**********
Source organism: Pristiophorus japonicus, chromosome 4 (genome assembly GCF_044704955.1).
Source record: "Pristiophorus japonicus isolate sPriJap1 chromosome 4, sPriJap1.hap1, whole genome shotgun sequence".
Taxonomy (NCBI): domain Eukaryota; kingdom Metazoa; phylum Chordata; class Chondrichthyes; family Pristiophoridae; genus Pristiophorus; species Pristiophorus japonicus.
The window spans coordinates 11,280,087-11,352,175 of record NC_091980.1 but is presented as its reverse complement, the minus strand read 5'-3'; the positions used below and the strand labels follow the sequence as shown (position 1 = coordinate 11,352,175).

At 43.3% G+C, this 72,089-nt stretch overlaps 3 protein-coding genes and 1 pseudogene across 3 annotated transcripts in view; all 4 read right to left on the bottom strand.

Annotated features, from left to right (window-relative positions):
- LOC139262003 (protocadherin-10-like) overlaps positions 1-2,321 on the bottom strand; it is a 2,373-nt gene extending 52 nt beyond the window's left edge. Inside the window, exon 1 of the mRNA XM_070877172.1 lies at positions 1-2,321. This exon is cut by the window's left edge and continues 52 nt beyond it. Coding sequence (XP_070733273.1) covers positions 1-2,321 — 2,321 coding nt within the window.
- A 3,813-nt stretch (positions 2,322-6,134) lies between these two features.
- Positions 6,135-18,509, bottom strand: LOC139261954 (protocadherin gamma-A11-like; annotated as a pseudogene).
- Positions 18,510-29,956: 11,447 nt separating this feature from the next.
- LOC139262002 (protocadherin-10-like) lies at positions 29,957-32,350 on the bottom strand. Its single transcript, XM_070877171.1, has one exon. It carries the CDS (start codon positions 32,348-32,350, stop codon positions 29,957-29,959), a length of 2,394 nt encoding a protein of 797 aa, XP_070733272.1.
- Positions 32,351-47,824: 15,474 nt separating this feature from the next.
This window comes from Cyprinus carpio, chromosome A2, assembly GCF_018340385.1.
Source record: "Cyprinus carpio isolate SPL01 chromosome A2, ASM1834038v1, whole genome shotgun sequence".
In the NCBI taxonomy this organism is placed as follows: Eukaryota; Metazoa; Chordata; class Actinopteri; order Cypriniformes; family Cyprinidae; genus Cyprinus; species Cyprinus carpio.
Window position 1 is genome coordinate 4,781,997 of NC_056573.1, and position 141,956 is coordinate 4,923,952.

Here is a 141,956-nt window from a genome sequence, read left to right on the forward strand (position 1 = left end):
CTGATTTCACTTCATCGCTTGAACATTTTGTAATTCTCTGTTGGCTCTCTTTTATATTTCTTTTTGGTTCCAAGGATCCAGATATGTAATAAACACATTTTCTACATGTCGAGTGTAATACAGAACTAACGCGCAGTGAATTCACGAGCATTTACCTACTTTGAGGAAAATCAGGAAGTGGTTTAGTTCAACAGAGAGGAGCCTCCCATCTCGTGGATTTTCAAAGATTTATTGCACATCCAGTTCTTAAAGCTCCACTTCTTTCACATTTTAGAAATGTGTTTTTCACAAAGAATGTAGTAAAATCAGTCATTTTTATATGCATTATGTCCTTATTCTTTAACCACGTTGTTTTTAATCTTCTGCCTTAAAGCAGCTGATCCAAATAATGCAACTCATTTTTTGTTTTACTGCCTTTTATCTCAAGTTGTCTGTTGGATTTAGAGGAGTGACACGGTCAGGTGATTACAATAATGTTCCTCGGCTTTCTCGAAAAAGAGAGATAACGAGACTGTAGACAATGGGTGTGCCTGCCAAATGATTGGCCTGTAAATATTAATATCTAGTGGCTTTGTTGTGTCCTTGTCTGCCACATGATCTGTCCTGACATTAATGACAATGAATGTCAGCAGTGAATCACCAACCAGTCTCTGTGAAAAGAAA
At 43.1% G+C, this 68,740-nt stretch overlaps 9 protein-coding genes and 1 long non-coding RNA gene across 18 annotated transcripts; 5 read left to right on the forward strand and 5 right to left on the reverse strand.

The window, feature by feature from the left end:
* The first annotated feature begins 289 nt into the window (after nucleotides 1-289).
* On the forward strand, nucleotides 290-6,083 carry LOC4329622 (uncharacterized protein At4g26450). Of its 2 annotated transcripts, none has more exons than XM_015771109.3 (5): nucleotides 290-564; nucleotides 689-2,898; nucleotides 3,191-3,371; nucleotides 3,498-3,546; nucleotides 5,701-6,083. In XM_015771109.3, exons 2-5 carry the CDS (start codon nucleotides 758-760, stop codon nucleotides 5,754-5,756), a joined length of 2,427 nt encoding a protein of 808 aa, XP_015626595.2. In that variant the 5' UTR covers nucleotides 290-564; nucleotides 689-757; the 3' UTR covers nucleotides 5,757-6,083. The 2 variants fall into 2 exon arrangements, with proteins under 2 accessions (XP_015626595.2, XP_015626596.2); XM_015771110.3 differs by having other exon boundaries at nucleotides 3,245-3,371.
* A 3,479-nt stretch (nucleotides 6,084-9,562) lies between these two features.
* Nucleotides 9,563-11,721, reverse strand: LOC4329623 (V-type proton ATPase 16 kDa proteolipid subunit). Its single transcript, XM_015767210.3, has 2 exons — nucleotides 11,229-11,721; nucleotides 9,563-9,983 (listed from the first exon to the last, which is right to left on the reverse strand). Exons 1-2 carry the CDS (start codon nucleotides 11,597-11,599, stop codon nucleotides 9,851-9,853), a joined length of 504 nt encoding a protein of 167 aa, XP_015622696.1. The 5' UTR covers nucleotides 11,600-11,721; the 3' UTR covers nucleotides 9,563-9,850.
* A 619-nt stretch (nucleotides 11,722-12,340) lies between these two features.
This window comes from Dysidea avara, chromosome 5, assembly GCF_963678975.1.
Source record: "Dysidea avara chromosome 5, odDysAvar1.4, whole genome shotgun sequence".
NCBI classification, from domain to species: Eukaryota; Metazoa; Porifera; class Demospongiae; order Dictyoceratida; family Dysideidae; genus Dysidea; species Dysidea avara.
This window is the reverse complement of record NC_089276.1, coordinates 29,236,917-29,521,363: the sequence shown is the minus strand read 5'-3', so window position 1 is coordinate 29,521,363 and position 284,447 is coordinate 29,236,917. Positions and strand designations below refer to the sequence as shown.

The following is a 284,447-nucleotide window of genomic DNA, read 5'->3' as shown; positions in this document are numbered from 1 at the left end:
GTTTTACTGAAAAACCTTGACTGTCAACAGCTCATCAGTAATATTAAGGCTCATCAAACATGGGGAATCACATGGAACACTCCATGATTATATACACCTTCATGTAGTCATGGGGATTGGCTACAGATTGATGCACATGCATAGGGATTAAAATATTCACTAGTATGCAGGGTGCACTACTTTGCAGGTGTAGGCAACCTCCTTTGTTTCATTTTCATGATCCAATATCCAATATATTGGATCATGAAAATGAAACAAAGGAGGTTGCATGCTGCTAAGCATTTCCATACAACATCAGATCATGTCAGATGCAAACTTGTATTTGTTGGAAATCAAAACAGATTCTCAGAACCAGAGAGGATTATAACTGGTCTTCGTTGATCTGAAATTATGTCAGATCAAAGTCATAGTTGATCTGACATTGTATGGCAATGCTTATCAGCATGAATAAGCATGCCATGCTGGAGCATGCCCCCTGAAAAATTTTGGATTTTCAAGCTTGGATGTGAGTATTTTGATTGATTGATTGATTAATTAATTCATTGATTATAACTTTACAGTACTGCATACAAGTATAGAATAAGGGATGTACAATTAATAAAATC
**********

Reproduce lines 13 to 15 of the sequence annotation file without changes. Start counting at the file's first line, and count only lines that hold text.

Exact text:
This window comes from Cyprinus carpio, chromosome A2, assembly GCF_018340385.1.
Source record: "Cyprinus carpio isolate SPL01 chromosome A2, ASM1834038v1, whole genome shotgun sequence".
In the NCBI taxonomy this organism is placed as follows: Eukaryota; Metazoa; Chordata; class Actinopteri; order Cypriniformes; family Cyprinidae; genus Cyprinus; species Cyprinus carpio.